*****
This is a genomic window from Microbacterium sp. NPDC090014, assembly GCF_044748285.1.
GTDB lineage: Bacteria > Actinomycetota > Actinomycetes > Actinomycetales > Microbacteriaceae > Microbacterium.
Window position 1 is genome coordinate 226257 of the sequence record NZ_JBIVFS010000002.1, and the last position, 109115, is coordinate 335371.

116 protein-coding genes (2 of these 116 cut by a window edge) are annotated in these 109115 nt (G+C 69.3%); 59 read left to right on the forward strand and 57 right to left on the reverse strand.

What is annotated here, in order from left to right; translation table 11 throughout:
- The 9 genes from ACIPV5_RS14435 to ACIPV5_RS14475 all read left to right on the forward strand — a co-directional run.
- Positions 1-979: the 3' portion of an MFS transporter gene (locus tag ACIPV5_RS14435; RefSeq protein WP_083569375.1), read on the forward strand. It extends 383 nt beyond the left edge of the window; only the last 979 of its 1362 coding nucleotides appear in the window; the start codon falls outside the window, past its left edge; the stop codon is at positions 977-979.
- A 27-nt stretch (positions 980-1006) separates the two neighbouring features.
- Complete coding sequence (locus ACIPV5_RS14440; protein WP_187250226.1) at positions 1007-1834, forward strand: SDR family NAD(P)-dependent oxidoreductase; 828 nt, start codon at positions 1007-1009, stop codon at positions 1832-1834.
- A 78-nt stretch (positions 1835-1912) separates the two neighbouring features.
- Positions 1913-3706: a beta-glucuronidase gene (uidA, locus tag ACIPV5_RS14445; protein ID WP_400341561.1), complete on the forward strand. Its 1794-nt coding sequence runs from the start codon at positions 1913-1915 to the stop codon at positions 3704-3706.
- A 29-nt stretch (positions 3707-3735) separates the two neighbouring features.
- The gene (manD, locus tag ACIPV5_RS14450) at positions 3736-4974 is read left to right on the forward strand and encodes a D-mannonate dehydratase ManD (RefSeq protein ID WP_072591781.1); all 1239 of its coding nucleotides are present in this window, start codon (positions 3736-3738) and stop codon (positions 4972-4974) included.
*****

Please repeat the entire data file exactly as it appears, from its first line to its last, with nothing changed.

This is a genomic window from Microbacterium sp. NPDC090014, assembly GCF_044748285.1.
GTDB lineage: Bacteria > Actinomycetota > Actinomycetes > Actinomycetales > Microbacteriaceae > Microbacterium.
Window position 1 is genome coordinate 226257 of the sequence record NZ_JBIVFS010000002.1, and the last position, 109115, is coordinate 335371.

116 protein-coding genes (2 of these 116 cut by a window edge) are annotated in these 109115 nt (G+C 69.3%); 59 read left to right on the forward strand and 57 right to left on the reverse strand.

What is annotated here, in order from left to right; translation table 11 throughout:
- The 9 genes from ACIPV5_RS14435 to ACIPV5_RS14475 all read left to right on the forward strand — a co-directional run.
- Positions 1-979: the 3' portion of an MFS transporter gene (locus tag ACIPV5_RS14435; RefSeq protein WP_083569375.1), read on the forward strand. It extends 383 nt beyond the left edge of the window; only the last 979 of its 1362 coding nucleotides appear in the window; the start codon falls outside the window, past its left edge; the stop codon is at positions 977-979.
- A 27-nt stretch (positions 980-1006) separates the two neighbouring features.
- Complete coding sequence (locus ACIPV5_RS14440; protein WP_187250226.1) at positions 1007-1834, forward strand: SDR family NAD(P)-dependent oxidoreductase; 828 nt, start codon at positions 1007-1009, stop codon at positions 1832-1834.
- A 78-nt stretch (positions 1835-1912) separates the two neighbouring features.
- Positions 1913-3706: a beta-glucuronidase gene (uidA, locus tag ACIPV5_RS14445; protein ID WP_400341561.1), complete on the forward strand. Its 1794-nt coding sequence runs from the start codon at positions 1913-1915 to the stop codon at positions 3704-3706.
- A 29-nt stretch (positions 3707-3735) separates the two neighbouring features.
- The gene (manD, locus tag ACIPV5_RS14450) at positions 3736-4974 is read left to right on the forward strand and encodes a D-mannonate dehydratase ManD (RefSeq protein ID WP_072591781.1); all 1239 of its coding nucleotides are present in this window, start codon (positions 3736-3738) and stop codon (positions 4972-4974) included.